Poll reveals broad support for transgender bathroom policies that reflect birth gender

A gender-neutral bathroom is seen at the University of California, Irvine in Irvine, California, September 30, 2014.(Photo: Reuters/Lucy Nicholson)

A new Gallup survey has revealed that more people think transgender individuals should use the bathroom that reflects their birth gender as opposed to their gender identity.

Over half of the 1,017 American adults surveyed (51%) agreed that transgender people should "use the restroom that corresponds with their birth gender". 

LGBT activists have pushed in recent years for a change to public bathroom policies so that transgender people can use facilities according to their gender identity, but this has alarmed critics who say it puts women and girls at unnecessary risk.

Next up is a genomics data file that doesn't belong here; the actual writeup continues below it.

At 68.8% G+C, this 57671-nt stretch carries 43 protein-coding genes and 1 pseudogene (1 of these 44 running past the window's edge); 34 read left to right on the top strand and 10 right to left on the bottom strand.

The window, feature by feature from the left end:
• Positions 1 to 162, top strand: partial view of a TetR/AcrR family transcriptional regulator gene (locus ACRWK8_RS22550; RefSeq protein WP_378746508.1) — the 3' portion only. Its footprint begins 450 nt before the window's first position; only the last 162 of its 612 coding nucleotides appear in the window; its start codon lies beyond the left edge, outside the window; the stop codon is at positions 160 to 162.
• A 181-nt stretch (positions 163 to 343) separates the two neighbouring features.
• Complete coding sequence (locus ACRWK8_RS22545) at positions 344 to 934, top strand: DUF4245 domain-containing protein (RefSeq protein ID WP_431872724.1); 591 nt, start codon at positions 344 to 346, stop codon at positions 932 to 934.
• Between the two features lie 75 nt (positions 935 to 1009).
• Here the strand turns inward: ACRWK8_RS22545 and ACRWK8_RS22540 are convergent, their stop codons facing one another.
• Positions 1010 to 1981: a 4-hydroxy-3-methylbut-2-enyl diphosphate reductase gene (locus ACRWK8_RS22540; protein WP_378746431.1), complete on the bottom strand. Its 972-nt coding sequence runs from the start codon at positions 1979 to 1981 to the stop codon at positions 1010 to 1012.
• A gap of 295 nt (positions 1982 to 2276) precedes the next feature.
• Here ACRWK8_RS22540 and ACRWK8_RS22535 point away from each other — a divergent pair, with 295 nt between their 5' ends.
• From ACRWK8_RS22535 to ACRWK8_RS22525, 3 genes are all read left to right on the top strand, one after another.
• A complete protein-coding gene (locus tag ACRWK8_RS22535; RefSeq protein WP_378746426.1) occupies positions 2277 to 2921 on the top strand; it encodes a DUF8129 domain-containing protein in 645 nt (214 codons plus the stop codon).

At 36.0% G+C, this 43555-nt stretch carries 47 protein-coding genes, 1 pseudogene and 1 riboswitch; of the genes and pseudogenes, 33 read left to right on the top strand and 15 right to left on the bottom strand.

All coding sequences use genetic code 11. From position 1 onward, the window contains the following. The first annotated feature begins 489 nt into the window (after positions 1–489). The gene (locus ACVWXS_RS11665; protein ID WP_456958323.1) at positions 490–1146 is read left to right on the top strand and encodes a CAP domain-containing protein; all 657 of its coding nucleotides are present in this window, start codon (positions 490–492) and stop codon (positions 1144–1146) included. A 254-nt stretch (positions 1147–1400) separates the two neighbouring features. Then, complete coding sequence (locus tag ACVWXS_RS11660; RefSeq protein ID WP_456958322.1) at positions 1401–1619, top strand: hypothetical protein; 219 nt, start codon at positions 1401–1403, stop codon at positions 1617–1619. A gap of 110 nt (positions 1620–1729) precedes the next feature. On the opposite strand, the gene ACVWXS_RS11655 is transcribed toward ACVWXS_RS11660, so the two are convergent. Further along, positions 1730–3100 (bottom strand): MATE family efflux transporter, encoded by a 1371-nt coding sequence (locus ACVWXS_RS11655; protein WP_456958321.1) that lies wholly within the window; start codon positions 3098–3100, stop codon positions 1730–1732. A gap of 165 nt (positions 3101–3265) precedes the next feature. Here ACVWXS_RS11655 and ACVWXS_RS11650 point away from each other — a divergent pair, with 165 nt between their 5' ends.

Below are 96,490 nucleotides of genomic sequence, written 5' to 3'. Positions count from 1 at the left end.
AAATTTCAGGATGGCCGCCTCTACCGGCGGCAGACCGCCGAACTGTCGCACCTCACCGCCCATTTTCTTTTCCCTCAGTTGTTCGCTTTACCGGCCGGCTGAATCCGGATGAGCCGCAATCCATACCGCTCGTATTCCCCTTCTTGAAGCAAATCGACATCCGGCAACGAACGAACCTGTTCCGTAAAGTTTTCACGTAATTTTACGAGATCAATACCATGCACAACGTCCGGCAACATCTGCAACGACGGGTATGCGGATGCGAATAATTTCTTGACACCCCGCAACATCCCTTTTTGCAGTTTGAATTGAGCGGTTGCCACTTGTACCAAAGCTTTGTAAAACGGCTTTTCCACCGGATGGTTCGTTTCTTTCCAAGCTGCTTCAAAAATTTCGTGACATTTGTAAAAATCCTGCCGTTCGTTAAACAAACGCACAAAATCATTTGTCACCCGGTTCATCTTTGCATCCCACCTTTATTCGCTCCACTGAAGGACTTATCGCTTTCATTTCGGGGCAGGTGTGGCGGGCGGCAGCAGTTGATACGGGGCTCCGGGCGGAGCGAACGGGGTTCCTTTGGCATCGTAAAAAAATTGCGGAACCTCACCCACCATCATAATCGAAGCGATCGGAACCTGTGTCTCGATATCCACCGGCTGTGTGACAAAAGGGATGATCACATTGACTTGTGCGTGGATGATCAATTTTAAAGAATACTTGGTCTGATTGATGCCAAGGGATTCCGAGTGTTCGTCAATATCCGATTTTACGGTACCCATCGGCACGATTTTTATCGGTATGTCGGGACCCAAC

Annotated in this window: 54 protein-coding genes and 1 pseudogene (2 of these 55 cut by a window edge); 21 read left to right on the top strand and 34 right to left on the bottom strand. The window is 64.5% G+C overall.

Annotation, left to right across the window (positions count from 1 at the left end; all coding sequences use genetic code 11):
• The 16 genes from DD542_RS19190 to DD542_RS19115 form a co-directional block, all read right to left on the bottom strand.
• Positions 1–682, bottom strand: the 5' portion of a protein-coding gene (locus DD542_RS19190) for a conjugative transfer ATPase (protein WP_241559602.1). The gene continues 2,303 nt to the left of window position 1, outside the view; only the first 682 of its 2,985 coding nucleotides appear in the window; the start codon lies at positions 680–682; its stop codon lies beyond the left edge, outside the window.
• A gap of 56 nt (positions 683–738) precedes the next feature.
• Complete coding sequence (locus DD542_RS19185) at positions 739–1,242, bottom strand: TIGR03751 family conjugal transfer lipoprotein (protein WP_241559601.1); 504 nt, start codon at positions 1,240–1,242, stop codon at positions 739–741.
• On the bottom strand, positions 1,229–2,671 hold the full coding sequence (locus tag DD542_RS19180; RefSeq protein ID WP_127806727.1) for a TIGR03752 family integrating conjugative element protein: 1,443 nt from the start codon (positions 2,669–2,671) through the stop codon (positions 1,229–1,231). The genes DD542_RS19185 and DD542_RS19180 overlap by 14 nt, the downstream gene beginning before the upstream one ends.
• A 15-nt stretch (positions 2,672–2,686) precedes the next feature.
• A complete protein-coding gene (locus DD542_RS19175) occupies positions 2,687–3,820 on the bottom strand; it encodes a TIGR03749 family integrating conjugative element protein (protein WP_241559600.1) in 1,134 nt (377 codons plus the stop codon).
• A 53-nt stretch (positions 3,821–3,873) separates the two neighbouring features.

Although the Gallup poll revealed broad support for transgender policies in line with birth gender, still a sizeable proportion of Americans (44%) expressed the view that it is acceptable for people to use bathrooms according to the gender they identify as. 

The poll also revealed a slight drop in the last three years in the number of Americans who say they have no opinion on the issue, down from 10% to 5% now.  

Gallup said this change could suggest that Americans have "become more familiar with the issue in recent years". 

Interestingly, men (61%) were more likely than women (42%) to say that policies should require transgender people to use bathrooms according to their birth gender.  

The vast majority of Republicans (78%) shared this view, well above Democrats (27%).

Over half of women (53%) said they preferred policies that were based on gender identity. 

The survey also revealed that more people prefer separate bathrooms for men and women (68%) over unisex facilities (30%).

"Americans' views on gender-related policies governing public restrooms have shown little movement in recent years," Gallup analyst Justin McCarthy wrote.